Tonight is our annual vow service. It is one of the most beautiful nights of the year. The church, still clothed in Epiphany garb, glows with the warmth of candle light. The vowed Community, robed with white scapulars, fill the seats on either side of the aisle the candidates will walk. And the candidates exude a light that comes with saying, “Yes.”
Everything about the service is moving, from the hymns, to the speaking of the vows, to the moment where the candidates prostrate him or herself at the foot of the altar in a moment of total vulnerability and surrender. It’s an event where the ever-moving stream of history is almost palpable and the unity with monastics across time and space is humbling to say the least. And it is a moment that reminds each of us of our own call.
One of the most beautiful moments is the chanting of the Suscipe — an ancient and traditional Gregorian chant for the final vows in a Benedictine community. The newly vowed sings it once on their own and then, in a chorus of support, the entire vowed community repeats it. It is as though, through the Latin text, we are pledging to stand with the newly professed, and they with us — a bond of obedience and dependence on God. And we sing it, knowing we will stumble, that sometimes we will want to quit, and that sometimes, we just need to stand still.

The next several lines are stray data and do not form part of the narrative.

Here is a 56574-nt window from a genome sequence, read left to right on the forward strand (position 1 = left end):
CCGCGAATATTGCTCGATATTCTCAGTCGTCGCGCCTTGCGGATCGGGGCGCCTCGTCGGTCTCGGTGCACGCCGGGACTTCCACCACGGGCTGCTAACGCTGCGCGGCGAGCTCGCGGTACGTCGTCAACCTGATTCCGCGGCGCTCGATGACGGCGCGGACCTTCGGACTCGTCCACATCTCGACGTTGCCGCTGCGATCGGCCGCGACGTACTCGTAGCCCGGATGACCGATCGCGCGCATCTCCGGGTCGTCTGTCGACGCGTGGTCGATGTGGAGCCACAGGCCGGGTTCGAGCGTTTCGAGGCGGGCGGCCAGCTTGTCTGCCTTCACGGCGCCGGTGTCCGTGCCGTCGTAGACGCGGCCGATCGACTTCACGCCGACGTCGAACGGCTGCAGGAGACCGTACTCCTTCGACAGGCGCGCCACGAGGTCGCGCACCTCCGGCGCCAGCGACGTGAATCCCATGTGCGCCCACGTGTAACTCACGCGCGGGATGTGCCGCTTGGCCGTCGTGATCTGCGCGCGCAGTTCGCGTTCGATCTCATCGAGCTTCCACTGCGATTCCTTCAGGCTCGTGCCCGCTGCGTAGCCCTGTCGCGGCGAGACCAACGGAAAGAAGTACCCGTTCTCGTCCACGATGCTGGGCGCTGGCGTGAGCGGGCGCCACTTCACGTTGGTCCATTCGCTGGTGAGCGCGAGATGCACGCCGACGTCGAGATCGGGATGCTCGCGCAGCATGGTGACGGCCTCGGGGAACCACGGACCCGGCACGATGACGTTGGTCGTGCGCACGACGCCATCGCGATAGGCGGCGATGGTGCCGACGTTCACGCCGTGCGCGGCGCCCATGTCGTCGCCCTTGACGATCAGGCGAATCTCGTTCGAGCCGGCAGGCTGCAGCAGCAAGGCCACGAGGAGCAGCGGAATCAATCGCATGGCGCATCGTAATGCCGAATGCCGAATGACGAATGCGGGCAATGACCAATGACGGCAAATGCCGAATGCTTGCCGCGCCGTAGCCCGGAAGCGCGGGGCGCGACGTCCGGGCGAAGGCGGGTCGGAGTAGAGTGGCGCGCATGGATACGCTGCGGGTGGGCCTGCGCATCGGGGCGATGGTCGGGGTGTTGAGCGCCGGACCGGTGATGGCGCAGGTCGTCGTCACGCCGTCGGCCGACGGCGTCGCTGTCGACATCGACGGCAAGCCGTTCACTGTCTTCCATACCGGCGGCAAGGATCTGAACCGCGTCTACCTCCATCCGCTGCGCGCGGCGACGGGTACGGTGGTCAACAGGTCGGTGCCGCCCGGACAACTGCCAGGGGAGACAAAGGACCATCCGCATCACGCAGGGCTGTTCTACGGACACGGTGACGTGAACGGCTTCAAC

“Suscipe me Domine, secundum eloquium tuum et vivam; et non confundas me, ab expectatione mea.”
Uphold me, Lord, according to your word, and do not disappoint me in my hope.
Late last evening, I attended a schola rehearsal in which a men’s group was preparing the Alleluia for Epiphany (Vidimus Stellam). They worked in earnest but the rehearsal did not seem to progress. We put the rehearsal on “pause” to see what we could do to change the course of this practice session.
Almost without a breath, everyone realized they had not discussed and ingested the text enough to inspire them to truly grapple with the chant and its meaning. Within moments, multiple ideas were flying around the room concerning the story of the three ancient seers who had spent years in preparation for this one fantastic moment of seeing the Christ Child. Suddenly, the rehearsal sprang to life! Now we had the inspiration to do the work needed to bring this chant “off the page.”
This was a good reminder to all of us that chant is first and foremost, drawn from the very sounds of the words which it upholds. And, in order to truly understand the chant, we must first know its text intimately. It is that understanding which under-girds our chanting and gives us genuine inspiration.
We have seen his star in the East, and we have come with our gifts, to worship the Lord.
(from Matthew 2)
As many of us know, it is Great Advent! The week of O Antiphons. And tonight’s antiphon is O Clavis David — O Key of David. All week long, Paraclete Press is offering a beautiful, daily meditation on these Gregorian chant treasures, along with a sound clip, a coloring page, and a modern day interpretation from poet Regina Walton. We invite you to follow this link, and take a quiet moment to reflect on today’s words. To follow along for the rest of the week, “like” Paraclete Press on Facebook, and check your feed every morning for the next O Antiphon!